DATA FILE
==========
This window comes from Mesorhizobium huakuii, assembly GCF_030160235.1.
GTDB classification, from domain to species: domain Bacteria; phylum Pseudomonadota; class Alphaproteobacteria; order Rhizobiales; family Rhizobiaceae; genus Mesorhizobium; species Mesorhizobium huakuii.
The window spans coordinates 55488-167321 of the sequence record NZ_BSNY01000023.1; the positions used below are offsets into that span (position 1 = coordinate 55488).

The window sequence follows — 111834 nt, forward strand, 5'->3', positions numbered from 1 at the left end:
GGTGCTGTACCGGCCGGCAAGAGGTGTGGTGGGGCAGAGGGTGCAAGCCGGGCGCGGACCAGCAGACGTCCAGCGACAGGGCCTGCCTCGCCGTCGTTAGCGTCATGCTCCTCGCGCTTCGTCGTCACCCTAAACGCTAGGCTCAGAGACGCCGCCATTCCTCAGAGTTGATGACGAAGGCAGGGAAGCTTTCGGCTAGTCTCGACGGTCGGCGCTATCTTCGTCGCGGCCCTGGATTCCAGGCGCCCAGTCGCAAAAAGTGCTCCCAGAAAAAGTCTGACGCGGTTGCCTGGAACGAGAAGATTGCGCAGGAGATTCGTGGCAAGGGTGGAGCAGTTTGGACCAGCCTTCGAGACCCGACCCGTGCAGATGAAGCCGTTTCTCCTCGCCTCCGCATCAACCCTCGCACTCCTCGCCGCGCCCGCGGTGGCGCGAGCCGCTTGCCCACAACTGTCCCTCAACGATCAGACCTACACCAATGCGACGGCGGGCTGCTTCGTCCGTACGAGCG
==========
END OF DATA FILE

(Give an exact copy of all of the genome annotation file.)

This window comes from Mesorhizobium huakuii, assembly GCF_030160235.1.
GTDB classification, from domain to species: domain Bacteria; phylum Pseudomonadota; class Alphaproteobacteria; order Rhizobiales; family Rhizobiaceae; genus Mesorhizobium; species Mesorhizobium huakuii.
The window spans coordinates 55488-167321 of the sequence record NZ_BSNY01000023.1; the positions used below are offsets into that span (position 1 = coordinate 55488).

The window sequence follows — 111834 nt, forward strand, 5'->3', positions numbered from 1 at the left end:
GGTGCTGTACCGGCCGGCAAGAGGTGTGGTGGGGCAGAGGGTGCAAGCCGGGCGCGGACCAGCAGACGTCCAGCGACAGGGCCTGCCTCGCCGTCGTTAGCGTCATGCTCCTCGCGCTTCGTCGTCACCCTAAACGCTAGGCTCAGAGACGCCGCCATTCCTCAGAGTTGATGACGAAGGCAGGGAAGCTTTCGGCTAGTCTCGACGGTCGGCGCTATCTTCGTCGCGGCCCTGGATTCCAGGCGCCCAGTCGCAAAAAGTGCTCCCAGAAAAAGTCTGACGCGGTTGCCTGGAACGAGAAGATTGCGCAGGAGATTCGTGGCAAGGGTGGAGCAGTTTGGACCAGCCTTCGAGACCCGACCCGTGCAGATGAAGCCGTTTCTCCTCGCCTCCGCATCAACCCTCGCACTCCTCGCCGCGCCCGCGGTGGCGCGAGCCGCTTGCCCACAACTGTCCCTCAACGATCAGACCTACACCAATGCGACGGCGGGCTGCTTCGTCCGTACGAGCG